How we measure and have measured temperature is a complex and dense business, and a fascinating story in itself. I’ve summarised the situation very briefly, but I think my account is accurate. In my postgraduate and postdoctoral days I became more and more conscious of the need for extreme accuracy in measurement, and what I have given you is, in my opinion, cause for reservation about the reliability and validity of global warming — and what it can mean to us as human beings living on the planet. To take the latter first, it means nothing to anyone to know that the average temperature in Australia last Tuesday was, for the sake of a figure, 14 degrees. We want to know about where we live, and what the highs and lows were. Index figures of anything are at a remove from whatever it is that is being measured, and the GTA has no human meaning.
That does not mean, however, that temperature measurements are worthless. People have been writing about temperature, rain and weather extremes since writing began: we are alert to our weather. We are able say that there have been unusually warm and unusually cold periods in human history, because those living at the time not only wrote about them, but did things that require certain weather conditions, like holding Frost Fairs in the late 17th century on the frozen Thames in London, or growing wine grapes near the Scottish border in the 14th century.
What it does mean is that the GTA, and the other monthly and annual averages that we have, offer a rough guide only to what has happened. The further back in the 20th century we go the larger the error in temperature data. For my part, I prefer the satellite measurements, which cover the whole globe, but they started as recently as 1979. I can agree that over the twentieth century there was an irregular and small warming. I could add that on the evidence the globe does not seem to have cooled over this time. What we cannot point to is an accurate figure to describe that warming. And we can’t do it because the errors involved are much larger than the GTA. They are large because of sampling error (the thermometer sites are not a good sample of all measurement points) and measurement error (until recently the thermometers had to be read by eye, and the error in reading is not trivial). There are other errors, too: every observation station has its own micro-climate, and each is therefore subject to local influences of which we have no knowledge.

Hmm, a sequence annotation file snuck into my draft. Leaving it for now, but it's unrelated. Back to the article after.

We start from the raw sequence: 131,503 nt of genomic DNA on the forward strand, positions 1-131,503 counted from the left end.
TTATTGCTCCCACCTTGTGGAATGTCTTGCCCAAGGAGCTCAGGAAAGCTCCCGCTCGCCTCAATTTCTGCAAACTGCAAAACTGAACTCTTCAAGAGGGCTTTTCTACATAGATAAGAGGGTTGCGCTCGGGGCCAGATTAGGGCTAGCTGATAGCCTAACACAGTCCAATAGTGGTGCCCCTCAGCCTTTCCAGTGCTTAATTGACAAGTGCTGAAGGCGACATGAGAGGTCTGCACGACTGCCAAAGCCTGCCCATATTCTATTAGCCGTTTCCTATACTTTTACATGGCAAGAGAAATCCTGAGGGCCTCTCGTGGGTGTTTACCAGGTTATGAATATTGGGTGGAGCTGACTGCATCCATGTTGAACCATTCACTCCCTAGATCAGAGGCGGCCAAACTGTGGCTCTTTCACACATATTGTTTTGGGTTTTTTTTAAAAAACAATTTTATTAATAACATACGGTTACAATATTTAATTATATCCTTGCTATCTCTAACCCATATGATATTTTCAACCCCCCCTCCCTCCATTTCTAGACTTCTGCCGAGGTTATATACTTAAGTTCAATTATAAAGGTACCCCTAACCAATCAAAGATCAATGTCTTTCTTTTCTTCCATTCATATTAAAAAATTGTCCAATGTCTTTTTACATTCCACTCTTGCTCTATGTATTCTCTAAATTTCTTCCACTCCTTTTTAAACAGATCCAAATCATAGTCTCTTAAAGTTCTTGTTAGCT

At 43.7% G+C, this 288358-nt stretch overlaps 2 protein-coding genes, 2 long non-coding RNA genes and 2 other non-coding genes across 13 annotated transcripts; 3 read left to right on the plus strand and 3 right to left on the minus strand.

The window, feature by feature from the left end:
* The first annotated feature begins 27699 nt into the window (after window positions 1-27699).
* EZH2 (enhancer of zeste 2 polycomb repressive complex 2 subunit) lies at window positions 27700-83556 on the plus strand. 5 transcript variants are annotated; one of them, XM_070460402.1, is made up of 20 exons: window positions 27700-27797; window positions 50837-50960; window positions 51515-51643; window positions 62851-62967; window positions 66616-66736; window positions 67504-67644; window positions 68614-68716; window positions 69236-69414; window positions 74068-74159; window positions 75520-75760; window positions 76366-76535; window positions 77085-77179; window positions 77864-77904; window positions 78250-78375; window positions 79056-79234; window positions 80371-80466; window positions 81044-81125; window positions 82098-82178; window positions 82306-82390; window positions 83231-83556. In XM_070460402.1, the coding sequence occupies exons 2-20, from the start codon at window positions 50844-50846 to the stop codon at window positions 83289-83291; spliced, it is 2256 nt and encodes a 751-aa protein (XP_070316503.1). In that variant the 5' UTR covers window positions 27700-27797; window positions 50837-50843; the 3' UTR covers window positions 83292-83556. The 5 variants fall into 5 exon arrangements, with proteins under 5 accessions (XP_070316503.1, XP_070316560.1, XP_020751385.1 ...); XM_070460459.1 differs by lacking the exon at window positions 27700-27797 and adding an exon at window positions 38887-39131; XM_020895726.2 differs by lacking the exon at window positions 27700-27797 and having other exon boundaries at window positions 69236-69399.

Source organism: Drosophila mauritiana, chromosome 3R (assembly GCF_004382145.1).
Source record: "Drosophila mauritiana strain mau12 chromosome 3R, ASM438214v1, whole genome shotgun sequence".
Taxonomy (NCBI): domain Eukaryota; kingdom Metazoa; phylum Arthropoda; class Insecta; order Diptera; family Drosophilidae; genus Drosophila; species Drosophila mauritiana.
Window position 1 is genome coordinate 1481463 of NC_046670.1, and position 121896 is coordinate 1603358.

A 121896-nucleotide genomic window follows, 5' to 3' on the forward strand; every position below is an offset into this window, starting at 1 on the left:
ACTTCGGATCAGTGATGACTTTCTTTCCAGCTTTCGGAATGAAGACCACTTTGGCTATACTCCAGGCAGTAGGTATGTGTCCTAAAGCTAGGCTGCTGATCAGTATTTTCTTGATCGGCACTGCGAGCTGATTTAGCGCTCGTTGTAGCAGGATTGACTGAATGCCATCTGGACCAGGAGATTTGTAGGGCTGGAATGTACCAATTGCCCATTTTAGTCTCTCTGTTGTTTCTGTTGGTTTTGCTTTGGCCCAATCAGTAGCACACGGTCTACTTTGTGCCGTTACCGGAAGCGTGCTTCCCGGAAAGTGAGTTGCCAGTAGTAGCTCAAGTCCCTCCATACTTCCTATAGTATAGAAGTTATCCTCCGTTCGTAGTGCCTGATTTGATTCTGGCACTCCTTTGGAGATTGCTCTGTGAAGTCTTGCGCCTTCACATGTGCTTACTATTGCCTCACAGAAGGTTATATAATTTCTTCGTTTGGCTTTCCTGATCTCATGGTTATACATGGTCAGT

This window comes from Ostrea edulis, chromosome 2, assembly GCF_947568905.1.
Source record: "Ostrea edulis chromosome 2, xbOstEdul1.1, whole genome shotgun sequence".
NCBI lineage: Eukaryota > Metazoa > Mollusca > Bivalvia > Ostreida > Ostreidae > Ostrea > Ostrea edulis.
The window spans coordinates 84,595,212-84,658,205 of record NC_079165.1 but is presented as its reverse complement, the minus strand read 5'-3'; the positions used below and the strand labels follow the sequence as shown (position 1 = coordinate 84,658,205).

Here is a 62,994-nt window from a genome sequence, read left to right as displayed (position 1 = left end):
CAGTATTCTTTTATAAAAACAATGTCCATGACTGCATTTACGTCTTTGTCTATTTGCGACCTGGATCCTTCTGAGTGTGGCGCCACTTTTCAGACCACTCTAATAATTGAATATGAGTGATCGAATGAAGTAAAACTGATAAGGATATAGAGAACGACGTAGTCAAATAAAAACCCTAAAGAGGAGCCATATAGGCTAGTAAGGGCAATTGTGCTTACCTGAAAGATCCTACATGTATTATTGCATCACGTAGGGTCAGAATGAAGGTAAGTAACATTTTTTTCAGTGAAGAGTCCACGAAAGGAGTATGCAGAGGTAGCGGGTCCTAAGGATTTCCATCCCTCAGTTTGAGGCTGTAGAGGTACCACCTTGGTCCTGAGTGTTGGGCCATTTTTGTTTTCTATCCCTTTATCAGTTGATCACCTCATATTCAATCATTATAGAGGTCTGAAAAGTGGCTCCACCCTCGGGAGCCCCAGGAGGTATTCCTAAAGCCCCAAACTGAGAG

So, yes, I can agree that the earth has been warming, and that it probably warmed during the 20th century. It may well have started warming earlier still, too. Anything more precise than that is not, at least in my judgment, supported by the methodology. I therefore argue that those who follow the movement of temperature data with attention to minute changes are having themselves on. The errors are much larger than the shifts they exclaim at, and this comment applies to the sceptics as well as to the believers.
And a final comment: I learned over my working life that people love to play with numbers, and they will invest their numbers with passionate belief. They do so because they love to measure, and they’re good at it. Economists, stock-market analysts, gamblers and shoppers all do this, not just the climate brigade, and so do I. But you have to be very careful about what it is you are measuring, and how relevant your product is to the reality from which you abstracted the numbers. In the climate domain I do not think that due care is observed enough.
In the next instalment I will write about whether or not this warming has been ‘unprecedented’.
(I thank John McLean, whose special intellectual interest this issue is, for pointing out ambiguities in an earlier draft. Those that remain are my fault!)